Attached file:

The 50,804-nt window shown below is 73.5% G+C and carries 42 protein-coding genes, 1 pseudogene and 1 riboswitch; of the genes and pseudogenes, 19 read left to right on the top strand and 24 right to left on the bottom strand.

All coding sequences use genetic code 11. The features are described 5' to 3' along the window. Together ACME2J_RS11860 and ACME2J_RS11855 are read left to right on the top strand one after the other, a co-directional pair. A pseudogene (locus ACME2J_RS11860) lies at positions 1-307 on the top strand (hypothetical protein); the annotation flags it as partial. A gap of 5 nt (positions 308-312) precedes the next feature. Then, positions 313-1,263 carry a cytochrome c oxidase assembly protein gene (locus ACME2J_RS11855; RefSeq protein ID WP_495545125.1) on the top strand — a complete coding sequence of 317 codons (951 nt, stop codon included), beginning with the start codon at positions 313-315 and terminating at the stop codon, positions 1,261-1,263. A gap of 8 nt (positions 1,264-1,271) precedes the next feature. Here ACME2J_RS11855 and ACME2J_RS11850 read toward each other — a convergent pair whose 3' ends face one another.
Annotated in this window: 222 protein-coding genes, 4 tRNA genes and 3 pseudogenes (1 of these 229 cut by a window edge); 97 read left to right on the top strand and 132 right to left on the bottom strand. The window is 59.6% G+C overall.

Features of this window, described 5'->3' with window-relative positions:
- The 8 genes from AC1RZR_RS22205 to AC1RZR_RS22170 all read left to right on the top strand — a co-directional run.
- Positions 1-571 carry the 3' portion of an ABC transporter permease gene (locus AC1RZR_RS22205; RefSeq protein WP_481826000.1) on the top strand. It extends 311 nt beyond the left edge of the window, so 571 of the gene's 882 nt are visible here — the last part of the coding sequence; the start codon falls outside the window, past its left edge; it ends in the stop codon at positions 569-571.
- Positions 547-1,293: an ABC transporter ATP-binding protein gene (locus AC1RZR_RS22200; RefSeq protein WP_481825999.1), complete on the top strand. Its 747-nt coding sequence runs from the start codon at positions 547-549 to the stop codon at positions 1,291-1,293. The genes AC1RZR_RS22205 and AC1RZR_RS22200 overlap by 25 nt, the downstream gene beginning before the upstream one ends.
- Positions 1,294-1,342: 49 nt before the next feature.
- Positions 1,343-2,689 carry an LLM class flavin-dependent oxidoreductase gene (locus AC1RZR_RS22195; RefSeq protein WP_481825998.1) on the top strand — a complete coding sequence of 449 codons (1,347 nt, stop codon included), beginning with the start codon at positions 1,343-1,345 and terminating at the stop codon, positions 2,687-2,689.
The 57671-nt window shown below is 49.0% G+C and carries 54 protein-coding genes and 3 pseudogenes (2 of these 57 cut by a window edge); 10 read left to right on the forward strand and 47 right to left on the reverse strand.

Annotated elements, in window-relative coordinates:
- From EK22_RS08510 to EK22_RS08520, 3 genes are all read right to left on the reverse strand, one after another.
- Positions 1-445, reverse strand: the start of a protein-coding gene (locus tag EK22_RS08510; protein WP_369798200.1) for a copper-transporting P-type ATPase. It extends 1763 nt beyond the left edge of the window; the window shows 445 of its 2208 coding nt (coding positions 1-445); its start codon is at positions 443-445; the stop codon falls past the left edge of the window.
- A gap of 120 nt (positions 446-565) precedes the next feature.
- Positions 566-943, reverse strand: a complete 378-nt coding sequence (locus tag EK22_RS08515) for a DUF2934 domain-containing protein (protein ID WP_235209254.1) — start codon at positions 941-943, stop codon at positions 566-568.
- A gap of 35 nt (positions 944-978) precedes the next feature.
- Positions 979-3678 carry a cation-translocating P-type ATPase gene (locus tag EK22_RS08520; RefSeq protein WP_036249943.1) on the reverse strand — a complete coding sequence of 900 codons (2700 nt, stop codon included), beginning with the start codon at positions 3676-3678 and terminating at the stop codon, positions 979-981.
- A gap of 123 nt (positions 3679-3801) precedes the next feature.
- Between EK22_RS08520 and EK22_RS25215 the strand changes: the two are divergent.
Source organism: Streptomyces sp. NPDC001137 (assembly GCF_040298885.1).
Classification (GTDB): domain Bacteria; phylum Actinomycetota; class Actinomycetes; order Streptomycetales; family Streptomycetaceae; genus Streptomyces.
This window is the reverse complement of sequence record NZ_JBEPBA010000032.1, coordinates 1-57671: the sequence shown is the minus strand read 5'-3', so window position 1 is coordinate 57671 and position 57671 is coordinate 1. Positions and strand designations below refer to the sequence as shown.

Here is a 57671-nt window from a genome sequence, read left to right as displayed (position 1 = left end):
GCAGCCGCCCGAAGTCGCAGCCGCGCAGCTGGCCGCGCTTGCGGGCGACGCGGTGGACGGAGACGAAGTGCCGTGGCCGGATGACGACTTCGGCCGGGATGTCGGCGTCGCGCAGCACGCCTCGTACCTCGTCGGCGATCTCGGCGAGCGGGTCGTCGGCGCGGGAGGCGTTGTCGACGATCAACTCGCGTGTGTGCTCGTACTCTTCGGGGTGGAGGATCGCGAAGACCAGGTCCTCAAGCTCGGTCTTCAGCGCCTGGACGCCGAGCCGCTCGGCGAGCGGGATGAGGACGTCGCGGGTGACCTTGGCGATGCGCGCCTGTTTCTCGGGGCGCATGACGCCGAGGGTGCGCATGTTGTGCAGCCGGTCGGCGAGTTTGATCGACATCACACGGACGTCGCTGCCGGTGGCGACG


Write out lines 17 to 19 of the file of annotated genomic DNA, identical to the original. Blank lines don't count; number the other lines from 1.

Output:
- Positions 979-3678 carry a cation-translocating P-type ATPase gene (locus tag EK22_RS08520; RefSeq protein WP_036249943.1) on the reverse strand — a complete coding sequence of 900 codons (2700 nt, stop codon included), beginning with the start codon at positions 3676-3678 and terminating at the stop codon, positions 979-981.
- A gap of 123 nt (positions 3679-3801) precedes the next feature.
- Between EK22_RS08520 and EK22_RS25215 the strand changes: the two are divergent.